On the blog today Al Innes, Research Development Officer for the College of Arts Humanities and Social Sciences in the Research Support Office at the University of Edinburgh, takes us the through some of the highlights coming up on the research horizon in 2018.
UKRI Comes to Stay
We’ve had almost a year now of Mark Walport touring the land telling us all about UK Research and Innovation (UKRI). In many ways it already feels like it’s here, although it does not officially replace RCUK until 1st April 2018. We’ve started using it in our daily meetings, it’s casually dropped now without having to scan the room to see if anyone needs an explanation. In so many ways it is business as usual.
Even if it no longer feels like a cataclysmic funding shift ready to tear our house and home asunder, we still have only a small amount of detail about how it will actually work. The government’s industrial strategy published in November gave us a few ideas about how UKRI would work in reality, the Industrial Strategy Challenge Fund, launched in 2017, will carry on tackling the ‘grand challenges’ of AI and Data, clean growth, the future of mobility, and an ageing society. With £1bn of wave 1 already underway, they have ear-marked an extra £725 million to tackling these in wave 2.
The suggestion here is that a chunk of money that size is designed to support ever more cross-council multi-and-inter-disciplinary activity. These challenges cannot be tackled by one research council alone. They also dropped a hint about the Strategic Priorities Fund, taking on from Paul Nurses’ 2015 review, where he flagged up the need to prioritise multidisciplinary research – and yes, you guessed it, tackle “grand challenges”, as well as responses to emergency situations.
That gives us some indication, but we still have to wonder how much freedom will the seven research councils have under the UKRI umbrella? How will Innovate UK function, especially in its ‘dual support mechanism’?
Europe is back on the menu
The distance from 2018 to 2020 may seem like a long one, but distances can sometimes be deceptive. As we approach this the final stand of the European Commission’s Horizon 2020 framework, UK participation is now agreed (Theresa May reached an agreement with European Commission president Jean-Claude Juncker on 8 December about continuing participation in Horizon 2020).
So comes an almighty sigh of relief, and a renewed vigour for collaboration with our partners. Of course, this also brings with it the looming reality of the 9th Framework (FP9). Whether or not the UK will be involved formally or not (I’m a glass half full sort of person, so let’s assume we will have at least Associate Member status) it’s something that will certainly shape our thinking over the coming months. If the European Commission follows the same pattern as it did in 2014 – discontinuing the FP7 logo and moving the assessment criteria squarely under the new (impact-centric) H2020 guidelines, while FP7 projects were still very much alive and kicking – then FP9 intelligence will be hugely important to all UK applicants, irrespective of any post-Brexit deal.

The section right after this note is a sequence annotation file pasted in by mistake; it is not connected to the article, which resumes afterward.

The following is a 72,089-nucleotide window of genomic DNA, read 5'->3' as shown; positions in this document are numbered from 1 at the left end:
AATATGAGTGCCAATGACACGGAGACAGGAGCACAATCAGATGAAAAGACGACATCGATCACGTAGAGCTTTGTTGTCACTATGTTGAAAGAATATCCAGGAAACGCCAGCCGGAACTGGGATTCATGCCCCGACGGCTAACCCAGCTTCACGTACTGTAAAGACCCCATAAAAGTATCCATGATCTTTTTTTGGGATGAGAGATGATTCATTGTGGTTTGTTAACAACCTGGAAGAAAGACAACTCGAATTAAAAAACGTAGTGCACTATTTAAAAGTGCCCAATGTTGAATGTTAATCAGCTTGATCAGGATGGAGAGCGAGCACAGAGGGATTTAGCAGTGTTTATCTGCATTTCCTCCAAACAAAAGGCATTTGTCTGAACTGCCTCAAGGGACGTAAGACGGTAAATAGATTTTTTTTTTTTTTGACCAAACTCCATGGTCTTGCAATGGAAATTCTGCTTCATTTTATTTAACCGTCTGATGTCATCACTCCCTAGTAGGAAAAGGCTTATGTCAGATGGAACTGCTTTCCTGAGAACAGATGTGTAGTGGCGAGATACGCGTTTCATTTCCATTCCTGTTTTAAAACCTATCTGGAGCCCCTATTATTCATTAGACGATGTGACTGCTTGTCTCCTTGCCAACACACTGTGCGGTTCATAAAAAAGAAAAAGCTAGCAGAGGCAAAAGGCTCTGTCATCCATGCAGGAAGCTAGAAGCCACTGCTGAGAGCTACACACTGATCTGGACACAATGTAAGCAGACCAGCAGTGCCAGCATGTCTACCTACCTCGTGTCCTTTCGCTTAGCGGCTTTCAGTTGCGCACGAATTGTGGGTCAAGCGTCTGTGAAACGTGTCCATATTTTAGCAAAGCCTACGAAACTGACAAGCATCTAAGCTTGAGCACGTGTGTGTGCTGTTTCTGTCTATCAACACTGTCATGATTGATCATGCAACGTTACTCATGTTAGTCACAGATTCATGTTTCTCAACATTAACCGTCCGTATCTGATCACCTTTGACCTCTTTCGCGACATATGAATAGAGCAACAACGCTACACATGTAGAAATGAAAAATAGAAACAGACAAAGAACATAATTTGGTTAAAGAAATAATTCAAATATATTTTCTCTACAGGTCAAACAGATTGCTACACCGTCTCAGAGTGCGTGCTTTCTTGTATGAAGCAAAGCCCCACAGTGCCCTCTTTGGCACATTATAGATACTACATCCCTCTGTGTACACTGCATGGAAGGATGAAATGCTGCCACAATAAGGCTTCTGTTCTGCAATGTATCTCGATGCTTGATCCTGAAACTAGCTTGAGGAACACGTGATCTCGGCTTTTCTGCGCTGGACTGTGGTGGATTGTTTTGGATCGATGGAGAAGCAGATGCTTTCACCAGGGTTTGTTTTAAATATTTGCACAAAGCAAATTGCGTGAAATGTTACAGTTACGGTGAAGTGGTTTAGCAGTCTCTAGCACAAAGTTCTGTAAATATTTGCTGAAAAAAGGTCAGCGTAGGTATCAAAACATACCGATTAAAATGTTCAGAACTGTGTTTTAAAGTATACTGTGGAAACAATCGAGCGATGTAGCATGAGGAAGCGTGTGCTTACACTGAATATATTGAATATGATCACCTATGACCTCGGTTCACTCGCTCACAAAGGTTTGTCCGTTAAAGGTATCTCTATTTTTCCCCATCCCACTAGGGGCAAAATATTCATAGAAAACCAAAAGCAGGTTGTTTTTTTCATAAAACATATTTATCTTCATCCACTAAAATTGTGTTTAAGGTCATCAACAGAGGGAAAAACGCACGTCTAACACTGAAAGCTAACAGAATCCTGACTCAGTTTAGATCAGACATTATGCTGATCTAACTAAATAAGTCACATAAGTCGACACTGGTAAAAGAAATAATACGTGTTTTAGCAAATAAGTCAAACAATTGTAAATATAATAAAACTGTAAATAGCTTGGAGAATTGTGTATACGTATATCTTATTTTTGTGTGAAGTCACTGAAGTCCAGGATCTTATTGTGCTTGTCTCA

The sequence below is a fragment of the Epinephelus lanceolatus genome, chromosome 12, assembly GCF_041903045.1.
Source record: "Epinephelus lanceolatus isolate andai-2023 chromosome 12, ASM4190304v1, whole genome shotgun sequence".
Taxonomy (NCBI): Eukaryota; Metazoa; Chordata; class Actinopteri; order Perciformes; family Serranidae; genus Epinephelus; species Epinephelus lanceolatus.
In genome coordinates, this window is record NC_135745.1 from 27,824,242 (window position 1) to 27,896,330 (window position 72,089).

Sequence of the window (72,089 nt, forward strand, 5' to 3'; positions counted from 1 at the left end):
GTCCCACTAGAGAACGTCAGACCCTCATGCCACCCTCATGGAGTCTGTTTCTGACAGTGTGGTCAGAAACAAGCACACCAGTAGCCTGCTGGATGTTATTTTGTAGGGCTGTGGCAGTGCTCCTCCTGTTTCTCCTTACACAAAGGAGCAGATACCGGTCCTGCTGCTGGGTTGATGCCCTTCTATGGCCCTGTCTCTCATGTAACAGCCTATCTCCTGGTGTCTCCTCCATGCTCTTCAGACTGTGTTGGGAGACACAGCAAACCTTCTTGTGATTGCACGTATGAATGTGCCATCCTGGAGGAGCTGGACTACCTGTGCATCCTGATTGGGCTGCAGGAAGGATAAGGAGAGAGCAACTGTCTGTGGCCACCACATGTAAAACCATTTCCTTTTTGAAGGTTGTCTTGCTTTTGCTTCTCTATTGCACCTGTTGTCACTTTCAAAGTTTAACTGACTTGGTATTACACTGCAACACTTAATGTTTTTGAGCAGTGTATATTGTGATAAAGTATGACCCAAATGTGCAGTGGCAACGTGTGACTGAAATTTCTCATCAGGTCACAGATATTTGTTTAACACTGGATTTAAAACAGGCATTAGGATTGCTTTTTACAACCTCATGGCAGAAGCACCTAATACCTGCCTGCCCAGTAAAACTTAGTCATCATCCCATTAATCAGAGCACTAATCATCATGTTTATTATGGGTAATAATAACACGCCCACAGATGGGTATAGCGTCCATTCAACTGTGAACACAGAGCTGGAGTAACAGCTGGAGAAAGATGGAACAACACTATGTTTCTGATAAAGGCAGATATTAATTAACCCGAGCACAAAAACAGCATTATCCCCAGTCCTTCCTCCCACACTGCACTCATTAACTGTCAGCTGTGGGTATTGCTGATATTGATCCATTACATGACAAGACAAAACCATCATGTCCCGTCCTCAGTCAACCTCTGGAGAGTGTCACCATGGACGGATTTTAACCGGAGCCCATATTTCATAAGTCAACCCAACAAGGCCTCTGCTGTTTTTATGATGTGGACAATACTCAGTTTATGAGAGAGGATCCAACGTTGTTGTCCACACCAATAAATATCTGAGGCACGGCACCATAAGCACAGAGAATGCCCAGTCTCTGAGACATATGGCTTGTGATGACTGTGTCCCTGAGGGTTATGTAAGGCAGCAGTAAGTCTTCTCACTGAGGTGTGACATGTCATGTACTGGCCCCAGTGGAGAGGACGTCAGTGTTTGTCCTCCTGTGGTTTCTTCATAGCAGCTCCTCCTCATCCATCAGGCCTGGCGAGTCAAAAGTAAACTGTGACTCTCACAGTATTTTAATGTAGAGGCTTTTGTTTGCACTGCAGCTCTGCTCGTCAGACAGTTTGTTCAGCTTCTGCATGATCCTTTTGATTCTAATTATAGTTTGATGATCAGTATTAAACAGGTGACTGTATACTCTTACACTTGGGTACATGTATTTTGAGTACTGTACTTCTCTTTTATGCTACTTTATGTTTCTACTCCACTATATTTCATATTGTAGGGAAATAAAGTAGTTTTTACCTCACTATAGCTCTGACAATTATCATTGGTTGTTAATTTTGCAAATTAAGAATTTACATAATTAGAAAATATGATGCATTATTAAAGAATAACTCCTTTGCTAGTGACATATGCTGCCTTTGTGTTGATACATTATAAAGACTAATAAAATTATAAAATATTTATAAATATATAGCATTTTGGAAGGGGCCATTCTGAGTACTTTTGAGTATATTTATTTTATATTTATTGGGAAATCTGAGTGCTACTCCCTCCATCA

H2020’s work programme – detailing all the calls between 2018 and 2020, was launched in October. Some £26bn is still available, and UK researchers are well positioned to capitalise on this. In the social sciences and humanities realm, there are now specific calls on migration and security – with particularly high numbers in February, March and April – demonstrating that the EC is keen to get social science and humanities more fully integrated this time around. That really follows on from the lessons they’ve learned from the interim evaluation of Horizon 2020 (who doesn’t love some interim evaluation, right?) via which, Research Commissioner Carlos Moedas pronounced:
“We can always do even better, and will use the lessons learned to make Horizon 2020’s last three years even more effective, and to design a fit-for-purpose successor programme.”
They also highlighted a number of areas beyond social science and humanities that would see increased focus: the Digital Single Market, High Performance Computing, ICT, SMEs, Energy Union, Space and the Circular Economy.
The bottom line here is: Keep Applying!
Of course, you don’t just need to listen to me. Professor Jonathan Seckl made the same point just last week!
All the world’s a stage
International collaboration has an ever increasing importance: both for the UK as an EU member state in flux; but also with the EU itself expressing more and more desire to build research links outside of Europe.
International collaboration was given a huge shot in the arm in 2016 when the UK allocated £1.5 billion in development funds to the newly minted Global Challenges Research Fund. This endeavour has built a new landscape, and a new attitude to working internationally – that is certainly palpable across the University of Edinburgh – with fruitful partnerships in Overseas Development Assistance-compliant countries having grown through GCRF in the last 18 months, no matter the discipline.
There are a number of GCRF calls to look forward to in 2018 and we have a fabulous (if we do say so ourselves!) Toolkit for GCRF available for any and all prospective applicants from the University looking to get involved.
2017 might have, in some ways, seemed like a year of uncertainty but 2018 is shaping up to be a year for yet more huge opportunity; and I am very much looking forward to it!
Al Innes is Research Development Officer for the College of Arts, Humanities and Social Sciences within the Research Support Office.